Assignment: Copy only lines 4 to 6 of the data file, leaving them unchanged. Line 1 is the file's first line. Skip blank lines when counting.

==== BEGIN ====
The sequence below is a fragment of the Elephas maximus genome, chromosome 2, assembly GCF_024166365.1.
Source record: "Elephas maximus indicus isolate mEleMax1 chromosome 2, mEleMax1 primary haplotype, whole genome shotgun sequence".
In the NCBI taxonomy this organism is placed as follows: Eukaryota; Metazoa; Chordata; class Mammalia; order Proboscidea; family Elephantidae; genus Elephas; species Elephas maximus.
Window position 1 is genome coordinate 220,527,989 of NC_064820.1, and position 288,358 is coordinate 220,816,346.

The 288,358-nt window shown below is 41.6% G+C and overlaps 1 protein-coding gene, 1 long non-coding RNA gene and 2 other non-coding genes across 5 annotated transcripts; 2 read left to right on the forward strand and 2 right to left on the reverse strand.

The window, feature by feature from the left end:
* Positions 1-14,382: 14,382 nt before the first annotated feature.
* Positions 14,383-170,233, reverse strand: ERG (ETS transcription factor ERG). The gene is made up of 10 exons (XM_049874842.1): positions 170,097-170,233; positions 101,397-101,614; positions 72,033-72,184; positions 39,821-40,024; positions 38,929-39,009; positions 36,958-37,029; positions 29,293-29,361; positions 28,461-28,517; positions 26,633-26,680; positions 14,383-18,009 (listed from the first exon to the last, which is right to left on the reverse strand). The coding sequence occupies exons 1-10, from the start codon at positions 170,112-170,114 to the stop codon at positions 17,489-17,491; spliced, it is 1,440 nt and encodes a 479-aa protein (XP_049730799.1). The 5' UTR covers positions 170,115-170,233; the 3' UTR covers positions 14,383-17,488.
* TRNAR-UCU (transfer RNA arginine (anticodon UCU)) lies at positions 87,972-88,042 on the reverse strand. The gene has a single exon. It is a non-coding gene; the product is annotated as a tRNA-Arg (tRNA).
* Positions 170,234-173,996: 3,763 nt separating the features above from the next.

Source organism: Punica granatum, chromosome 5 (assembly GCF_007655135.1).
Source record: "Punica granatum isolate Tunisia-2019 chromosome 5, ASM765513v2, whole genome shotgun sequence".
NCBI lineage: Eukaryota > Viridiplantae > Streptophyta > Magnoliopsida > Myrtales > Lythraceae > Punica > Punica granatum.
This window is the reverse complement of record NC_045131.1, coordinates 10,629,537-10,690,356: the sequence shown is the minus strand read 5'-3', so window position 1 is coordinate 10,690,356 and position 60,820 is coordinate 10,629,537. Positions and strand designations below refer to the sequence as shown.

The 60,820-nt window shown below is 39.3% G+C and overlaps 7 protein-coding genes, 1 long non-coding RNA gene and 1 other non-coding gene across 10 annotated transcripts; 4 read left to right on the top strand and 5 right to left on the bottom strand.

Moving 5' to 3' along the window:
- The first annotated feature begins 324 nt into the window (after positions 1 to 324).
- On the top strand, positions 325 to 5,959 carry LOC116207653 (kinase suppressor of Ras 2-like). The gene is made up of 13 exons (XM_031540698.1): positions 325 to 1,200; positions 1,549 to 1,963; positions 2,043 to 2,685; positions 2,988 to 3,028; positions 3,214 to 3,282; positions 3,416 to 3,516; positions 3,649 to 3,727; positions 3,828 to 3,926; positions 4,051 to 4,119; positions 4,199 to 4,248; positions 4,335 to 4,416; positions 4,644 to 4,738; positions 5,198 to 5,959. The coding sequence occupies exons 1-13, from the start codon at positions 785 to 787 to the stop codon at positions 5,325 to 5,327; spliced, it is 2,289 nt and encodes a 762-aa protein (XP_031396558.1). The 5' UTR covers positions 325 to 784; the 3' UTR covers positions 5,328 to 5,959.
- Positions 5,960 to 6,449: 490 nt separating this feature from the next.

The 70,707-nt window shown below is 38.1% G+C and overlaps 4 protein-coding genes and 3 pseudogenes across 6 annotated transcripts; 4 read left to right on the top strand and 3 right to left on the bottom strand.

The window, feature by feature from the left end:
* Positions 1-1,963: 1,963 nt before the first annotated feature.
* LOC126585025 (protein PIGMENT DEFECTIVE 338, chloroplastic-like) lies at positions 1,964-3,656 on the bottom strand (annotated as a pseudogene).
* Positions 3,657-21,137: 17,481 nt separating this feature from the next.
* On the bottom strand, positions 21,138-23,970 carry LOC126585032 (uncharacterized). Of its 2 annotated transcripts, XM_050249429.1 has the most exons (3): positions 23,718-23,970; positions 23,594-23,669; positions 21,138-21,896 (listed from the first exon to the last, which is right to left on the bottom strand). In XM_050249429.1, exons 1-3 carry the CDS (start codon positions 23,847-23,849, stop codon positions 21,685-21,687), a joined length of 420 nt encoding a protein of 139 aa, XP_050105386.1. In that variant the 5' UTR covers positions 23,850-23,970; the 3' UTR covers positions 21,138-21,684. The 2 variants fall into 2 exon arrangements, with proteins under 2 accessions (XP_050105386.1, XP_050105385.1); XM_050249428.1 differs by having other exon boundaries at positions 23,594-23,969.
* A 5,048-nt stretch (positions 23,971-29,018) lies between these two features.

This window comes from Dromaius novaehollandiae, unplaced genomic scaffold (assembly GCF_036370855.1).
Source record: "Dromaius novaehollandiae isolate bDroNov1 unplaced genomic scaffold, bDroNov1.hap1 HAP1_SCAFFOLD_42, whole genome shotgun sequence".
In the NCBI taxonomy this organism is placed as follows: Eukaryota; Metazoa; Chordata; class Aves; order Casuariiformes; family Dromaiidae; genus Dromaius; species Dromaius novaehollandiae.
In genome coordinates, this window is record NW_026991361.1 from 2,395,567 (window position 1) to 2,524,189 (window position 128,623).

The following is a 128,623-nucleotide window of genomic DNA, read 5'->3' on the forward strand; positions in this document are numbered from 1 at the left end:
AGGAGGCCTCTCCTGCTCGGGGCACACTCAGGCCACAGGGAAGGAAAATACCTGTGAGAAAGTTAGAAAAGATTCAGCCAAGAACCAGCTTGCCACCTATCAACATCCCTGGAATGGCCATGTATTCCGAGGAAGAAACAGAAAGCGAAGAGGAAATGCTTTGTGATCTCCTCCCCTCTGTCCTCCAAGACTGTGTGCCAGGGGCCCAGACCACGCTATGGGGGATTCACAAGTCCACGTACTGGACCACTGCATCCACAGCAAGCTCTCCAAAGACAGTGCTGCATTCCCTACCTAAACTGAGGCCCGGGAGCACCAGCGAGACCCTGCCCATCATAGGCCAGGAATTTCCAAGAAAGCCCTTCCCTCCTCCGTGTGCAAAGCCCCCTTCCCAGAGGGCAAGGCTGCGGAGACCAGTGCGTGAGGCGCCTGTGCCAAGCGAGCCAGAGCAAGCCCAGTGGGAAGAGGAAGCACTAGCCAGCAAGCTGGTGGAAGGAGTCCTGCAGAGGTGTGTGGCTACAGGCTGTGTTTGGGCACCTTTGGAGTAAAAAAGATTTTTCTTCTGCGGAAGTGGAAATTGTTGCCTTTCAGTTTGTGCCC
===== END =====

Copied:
Window position 1 is genome coordinate 220,527,989 of NC_064820.1, and position 288,358 is coordinate 220,816,346.

The 288,358-nt window shown below is 41.6% G+C and overlaps 1 protein-coding gene, 1 long non-coding RNA gene and 2 other non-coding genes across 5 annotated transcripts; 2 read left to right on the forward strand and 2 right to left on the reverse strand.

The window, feature by feature from the left end: